Pixelbook Go Specs & Price Review – In 2019’s Made by Google event in New York City. I expected to come away entranced by the smartphones and apathetic about everything else. But it turns out that a Chromebook aimed at those who stay mobile. Well, that’s right up my alley. This is the Pixelbook Go, and while it’s not the best deal you can get in the Google Store, it is the Chromebook that I would buy.
Chromebooks have come a long way since that budget model I covered a couple of years back. They’re still designed mainly for browsing, writing, and other light work. But that also means they’re faster to boot, more straightforward to use and last longer on a charge than full PCs. And the fact that they can now run almost every app that an Android phone can, that makes ’em a lot more versatile than they once were. A lot of vendors make Chromebooks, but Google has only made a handful of its’ own. 2017’s Pixelbook was a triumphant blend of aesthetics and power that you had to pay at least 1,000 bucks to own.
And last year’s Pixel Slate was a disaster. It tried to be tablet and laptop and pretty much failed at both. The Pixelbook Go is more limited in its ambitions, and as a consequence, it’s much more focused. This is a purebred laptop. You can’t pop the screen off or fold it behind the keyboard, you open it to use it and close it when you’re done. That makes it less exciting, and in the opinion of Android Central’s Ara Wagoner, less practical than other Chromebooks.
We’ll come back to that, but first, I gotta give Google props for the hardware here. This is one of the most comfortable laptops I’ve used. It’s all pillowy curves. The bottom plate is scalloped in this way I’ve never seen before, and the keyboard is soft and quiet without falling into the trap of being mushy.
I could type on this all day. Matter of fact I have, for five days. The Pixelbook Go passes the one-handed opening test, thank you for that. And the casing is painted magnesium, but in the same way, the Pixel 4 doesn’t feel like glass, this feels too soft to be metal. Speaking of the Pixel 4, if you pair it to the Pixelbook Go, you can use Smart Lock to bypass your password. Just unlock your phone, and then you can tap right in on the touchscreen. You can also turn on your phone’s wifi hotspot right from Chrome OS, rather than fish your phone out of your bag.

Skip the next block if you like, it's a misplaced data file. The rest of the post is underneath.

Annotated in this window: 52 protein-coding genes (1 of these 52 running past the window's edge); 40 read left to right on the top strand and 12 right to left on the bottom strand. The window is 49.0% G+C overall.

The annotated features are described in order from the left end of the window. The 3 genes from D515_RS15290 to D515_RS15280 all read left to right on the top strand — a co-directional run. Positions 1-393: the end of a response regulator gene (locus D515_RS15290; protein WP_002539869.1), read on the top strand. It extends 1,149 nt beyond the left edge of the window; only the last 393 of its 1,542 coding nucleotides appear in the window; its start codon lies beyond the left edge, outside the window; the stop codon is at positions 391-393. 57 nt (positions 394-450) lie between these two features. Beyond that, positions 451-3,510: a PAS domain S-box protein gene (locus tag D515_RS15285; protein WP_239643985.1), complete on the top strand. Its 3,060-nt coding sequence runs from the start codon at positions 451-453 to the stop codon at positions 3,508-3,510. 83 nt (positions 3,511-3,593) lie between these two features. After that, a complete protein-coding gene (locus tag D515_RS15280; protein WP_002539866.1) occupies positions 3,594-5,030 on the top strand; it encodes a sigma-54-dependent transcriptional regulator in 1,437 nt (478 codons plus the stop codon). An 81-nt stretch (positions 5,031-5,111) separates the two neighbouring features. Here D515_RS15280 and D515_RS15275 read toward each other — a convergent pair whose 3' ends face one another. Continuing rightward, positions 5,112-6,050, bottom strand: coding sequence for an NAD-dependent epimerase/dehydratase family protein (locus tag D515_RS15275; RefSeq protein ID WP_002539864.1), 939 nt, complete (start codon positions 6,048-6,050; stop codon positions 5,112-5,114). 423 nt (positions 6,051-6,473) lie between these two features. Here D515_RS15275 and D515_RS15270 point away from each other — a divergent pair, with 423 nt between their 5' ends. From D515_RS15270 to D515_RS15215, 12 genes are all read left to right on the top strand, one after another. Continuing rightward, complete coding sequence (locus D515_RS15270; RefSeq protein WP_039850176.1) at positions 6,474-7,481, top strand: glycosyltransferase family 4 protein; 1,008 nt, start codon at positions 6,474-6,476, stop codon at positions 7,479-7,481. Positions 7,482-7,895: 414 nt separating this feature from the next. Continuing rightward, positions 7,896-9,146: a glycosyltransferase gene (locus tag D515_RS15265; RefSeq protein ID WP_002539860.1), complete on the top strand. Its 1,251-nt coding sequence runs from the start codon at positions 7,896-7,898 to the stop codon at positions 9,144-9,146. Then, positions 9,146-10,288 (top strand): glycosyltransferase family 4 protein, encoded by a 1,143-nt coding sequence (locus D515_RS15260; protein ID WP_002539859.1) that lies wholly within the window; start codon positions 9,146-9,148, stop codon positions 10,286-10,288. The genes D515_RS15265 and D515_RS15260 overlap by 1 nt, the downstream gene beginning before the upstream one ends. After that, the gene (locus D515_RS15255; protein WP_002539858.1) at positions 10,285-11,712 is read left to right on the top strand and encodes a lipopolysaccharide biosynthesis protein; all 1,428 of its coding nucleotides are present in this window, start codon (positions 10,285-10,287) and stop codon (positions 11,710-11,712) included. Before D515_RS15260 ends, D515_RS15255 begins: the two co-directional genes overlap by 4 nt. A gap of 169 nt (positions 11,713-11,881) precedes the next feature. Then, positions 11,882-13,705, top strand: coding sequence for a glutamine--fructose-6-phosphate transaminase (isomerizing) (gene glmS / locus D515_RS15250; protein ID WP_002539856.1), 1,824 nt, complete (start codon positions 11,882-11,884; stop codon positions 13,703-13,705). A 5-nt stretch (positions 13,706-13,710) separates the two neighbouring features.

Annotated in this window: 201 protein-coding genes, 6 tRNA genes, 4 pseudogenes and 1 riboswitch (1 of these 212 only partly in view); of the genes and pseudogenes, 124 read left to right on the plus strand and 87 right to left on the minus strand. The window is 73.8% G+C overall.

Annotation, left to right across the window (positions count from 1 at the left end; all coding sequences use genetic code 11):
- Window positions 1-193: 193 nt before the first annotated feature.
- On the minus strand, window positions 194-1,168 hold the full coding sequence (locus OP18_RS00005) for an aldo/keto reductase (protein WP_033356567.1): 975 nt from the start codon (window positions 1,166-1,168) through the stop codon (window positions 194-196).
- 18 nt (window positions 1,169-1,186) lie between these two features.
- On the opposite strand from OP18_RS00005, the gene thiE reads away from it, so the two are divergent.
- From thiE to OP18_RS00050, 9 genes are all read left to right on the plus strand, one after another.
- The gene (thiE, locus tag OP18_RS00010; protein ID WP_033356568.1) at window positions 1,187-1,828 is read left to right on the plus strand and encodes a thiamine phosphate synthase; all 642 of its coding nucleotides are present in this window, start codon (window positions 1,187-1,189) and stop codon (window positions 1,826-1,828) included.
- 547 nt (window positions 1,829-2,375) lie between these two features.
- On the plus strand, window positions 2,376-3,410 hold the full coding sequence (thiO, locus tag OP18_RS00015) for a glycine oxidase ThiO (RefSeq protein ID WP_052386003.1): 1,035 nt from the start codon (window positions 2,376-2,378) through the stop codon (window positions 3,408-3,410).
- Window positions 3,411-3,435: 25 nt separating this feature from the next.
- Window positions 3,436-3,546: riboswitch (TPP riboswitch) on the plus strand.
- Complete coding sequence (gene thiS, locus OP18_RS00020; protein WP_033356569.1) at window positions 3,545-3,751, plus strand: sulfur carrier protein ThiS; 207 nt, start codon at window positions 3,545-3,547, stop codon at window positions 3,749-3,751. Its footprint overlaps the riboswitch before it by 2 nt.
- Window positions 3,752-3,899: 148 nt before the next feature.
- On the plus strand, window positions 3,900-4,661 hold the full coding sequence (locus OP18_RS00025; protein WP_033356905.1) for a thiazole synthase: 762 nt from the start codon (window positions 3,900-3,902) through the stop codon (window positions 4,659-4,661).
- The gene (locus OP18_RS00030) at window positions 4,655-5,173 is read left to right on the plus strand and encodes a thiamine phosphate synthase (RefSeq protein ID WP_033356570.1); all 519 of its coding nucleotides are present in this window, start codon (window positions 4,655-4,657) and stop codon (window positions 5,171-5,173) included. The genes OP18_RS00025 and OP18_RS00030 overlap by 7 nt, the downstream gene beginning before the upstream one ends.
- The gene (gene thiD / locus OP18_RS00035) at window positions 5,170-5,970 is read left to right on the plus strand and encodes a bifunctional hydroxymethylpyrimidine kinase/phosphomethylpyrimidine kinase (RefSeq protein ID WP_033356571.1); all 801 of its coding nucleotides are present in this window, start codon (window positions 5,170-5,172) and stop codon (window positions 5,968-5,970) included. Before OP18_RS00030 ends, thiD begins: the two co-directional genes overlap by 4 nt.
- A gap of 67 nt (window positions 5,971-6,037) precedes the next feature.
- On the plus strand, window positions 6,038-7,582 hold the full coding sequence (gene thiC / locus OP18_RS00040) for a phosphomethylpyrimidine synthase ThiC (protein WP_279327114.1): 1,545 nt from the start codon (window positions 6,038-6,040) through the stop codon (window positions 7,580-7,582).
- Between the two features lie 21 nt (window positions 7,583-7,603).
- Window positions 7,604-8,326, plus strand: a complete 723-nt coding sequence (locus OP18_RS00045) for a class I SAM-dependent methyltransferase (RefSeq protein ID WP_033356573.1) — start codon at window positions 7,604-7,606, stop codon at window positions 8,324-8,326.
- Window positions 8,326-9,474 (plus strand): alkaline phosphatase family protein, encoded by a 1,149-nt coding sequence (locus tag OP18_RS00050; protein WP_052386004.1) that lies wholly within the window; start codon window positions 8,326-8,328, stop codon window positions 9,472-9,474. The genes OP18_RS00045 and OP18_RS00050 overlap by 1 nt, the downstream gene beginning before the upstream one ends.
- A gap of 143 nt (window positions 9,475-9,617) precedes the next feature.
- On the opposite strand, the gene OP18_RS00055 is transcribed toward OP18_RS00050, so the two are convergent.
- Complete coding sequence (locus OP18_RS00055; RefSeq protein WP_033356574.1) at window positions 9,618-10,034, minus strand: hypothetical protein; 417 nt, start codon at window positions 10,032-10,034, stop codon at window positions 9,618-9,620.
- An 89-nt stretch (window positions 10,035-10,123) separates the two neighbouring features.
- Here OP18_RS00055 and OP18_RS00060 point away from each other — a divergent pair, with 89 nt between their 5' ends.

You don’t need a Pixel 4 or a Pixelbook Go to take advantage of these features in a Chromebook. But after not using Chrome OS for a while and forgetting about these features, I was thrilled to have them back. For the past five days, I’ve used the Pixelbook Go for the writing and research part of my workflow. This means juggling an average of eight to 10 Chrome tabs, Slack, Evernote, Spotify, and Pocket Casts. Which by the way, absolutely rocks on these speakers.
They’re not quite as spacious and crisp as my MacBook Pros, but they are just as loud. And with that typical workflow, I’ve averaged about eight hours of continuous use between charges. Far short of the 12 hours Google promises. But every manufacturer overstates battery claims. And more to the point, eight hours is far better than the four to five I’ve come to expect from my MacBook and most PCs.
Google says the included 45-watt adapter can replenish it quickly. And here, the company delivers like Dominoes. After my review unit died, I plugged it in for 20 minutes. Then I unplugged it and set my watch. And got precisely the promised two hours of use from that 20-minute top-up. Between this and the new Microsoft Surfaces, I love that fast charging is finally becoming common on laptops.
A quick word on the trim level, this is the mid-tier Pixelbook Go. So it’s powered by an Intel Core i5 backed up by eight gigs of ram. Now, if you want, you can spend more to get double the memory in the next higher tier, Chrome OS loves its’ ram. But I’ve had no performance complaints even with my mid-range unit. If you’re gonna upgrade, do it to get a higher resolution screen, if anything. This full HD panel is beautiful, but I wish it were sharper and brighter. As we approach the critical point where I tell you whether I think it’s a good buy or not.
Okay, now Ara’s point. The thing that kills the Pixelbook Go for a lot of folks is value. Go to the Chromebook part of the Google Store yourself and set the price slider to the middle. You’ll quickly find that you can get a Samsung Chromebook Plus with a stylus, tablet mode, and a built-in 4G connection. And that Chromebook is $50 cheaper than this one. You could even use the difference in price to buy yourself a microSD card to expand your storage on that Samsung, which the Pixelbook Go cannot do.
I don’t want a generic machine, some mass-market laptop that a manufacturer pulled off the Windows budget production line to flash Chrome OS on. I’m willing to pay more for a thoughtfully designed, narrowly tailored product. If that product has a great battery life and a chassis that I can still call comfortable. Even after having worked five days straight on it, so much better.
Do I wish it had built-in LTE? Absolutely. Or some of Chrome OS’s pain points overdue for a correction? Absolutely. I want Android apps to be more responsive to this platform. I want the trackpad to be more comfortable. And I want a display that doesn’t disappear completely when I wear polarized sunglasses. Seriously, that’s crazy.
Do I think it’s too expensive? Absolutely. But it’s also absolutely the laptop that I would buy if I were shopping for a Chromebook.
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